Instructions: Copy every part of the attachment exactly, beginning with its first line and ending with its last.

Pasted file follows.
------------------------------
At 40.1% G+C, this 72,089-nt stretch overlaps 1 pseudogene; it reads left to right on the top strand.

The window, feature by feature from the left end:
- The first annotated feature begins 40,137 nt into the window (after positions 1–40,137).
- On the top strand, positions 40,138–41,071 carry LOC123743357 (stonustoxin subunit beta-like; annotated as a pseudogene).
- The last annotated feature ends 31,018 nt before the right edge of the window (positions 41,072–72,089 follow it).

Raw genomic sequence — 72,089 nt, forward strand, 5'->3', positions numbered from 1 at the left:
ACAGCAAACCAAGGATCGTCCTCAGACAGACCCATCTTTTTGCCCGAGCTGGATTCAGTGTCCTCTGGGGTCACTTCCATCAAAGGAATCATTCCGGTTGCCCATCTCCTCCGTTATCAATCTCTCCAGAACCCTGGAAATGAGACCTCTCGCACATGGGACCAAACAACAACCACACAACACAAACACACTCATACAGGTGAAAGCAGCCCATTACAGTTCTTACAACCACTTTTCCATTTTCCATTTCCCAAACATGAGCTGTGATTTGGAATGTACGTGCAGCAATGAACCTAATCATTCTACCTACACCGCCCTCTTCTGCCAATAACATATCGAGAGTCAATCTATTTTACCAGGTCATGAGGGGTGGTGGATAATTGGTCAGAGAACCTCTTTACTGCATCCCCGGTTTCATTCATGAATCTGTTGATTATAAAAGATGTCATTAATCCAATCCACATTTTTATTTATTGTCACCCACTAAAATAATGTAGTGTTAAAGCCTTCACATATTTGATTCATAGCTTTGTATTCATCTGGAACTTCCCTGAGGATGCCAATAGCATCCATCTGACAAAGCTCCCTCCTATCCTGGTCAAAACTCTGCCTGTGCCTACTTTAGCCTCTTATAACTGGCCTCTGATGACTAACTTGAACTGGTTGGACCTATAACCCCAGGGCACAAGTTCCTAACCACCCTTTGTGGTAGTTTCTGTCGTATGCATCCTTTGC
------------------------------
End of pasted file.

At 40.1% G+C, this 72,089-nt stretch overlaps 1 pseudogene; it reads left to right on the top strand.

The window, feature by feature from the left end:
- The first annotated feature begins 40,137 nt into the window (after positions 1–40,137).
- On the top strand, positions 40,138–41,071 carry LOC123743357 (stonustoxin subunit beta-like; annotated as a pseudogene).
- The last annotated feature ends 31,018 nt before the right edge of the window (positions 41,072–72,089 follow it).

Raw genomic sequence — 72,089 nt, forward strand, 5'->3', positions numbered from 1 at the left:
ACAGCAAACCAAGGATCGTCCTCAGACAGACCCATCTTTTTGCCCGAGCTGGATTCAGTGTCCTCTGGGGTCACTTCCATCAAAGGAATCATTCCGGTTGCCCATCTCCTCCGTTATCAATCTCTCCAGAACCCTGGAAATGAGACCTCTCGCACATGGGACCAAACAACAACCACACAACACAAACACACTCATACAGGTGAAAGCAGCCCATTACAGTTCTTACAACCACTTTTCCATTTTCCATTTCCCAAACATGAGCTGTGATTTGGAATGTACGTGCAGCAATGAACCTAATCATTCTACCTACACCGCCCTCTTCTGCCAATAACATATCGAGAGTCAATCTATTTTACCAGGTCATGAGGGGTGGTGGATAATTGGTCAGAGAACCTCTTTACTGCATCCCCGGTTTCATTCATGAATCTGTTGATTATAAAAGATGTCATTAATCCAATCCACATTTTTATTTATTGTCACCCACTAAAATAATGTAGTGTTAAAGCCTTCACATATTTGATTCATAGCTTTGTATTCATCTGGAACTTCCCTGAGGATGCCAATAGCATCCATCTGACAAAGCTCCCTCCTATCCTGGTCAAAACTCTGCCTGTGCCTACTTTAGCCTCTTATAACTGGCCTCTGATGACTAACTTGAACTGGTTGGACCTATAACCCCAGGGCACAAGTTCCTAACCACCCTTTGTGGTAGTTTCTGTCGTATGCATCCTTTGC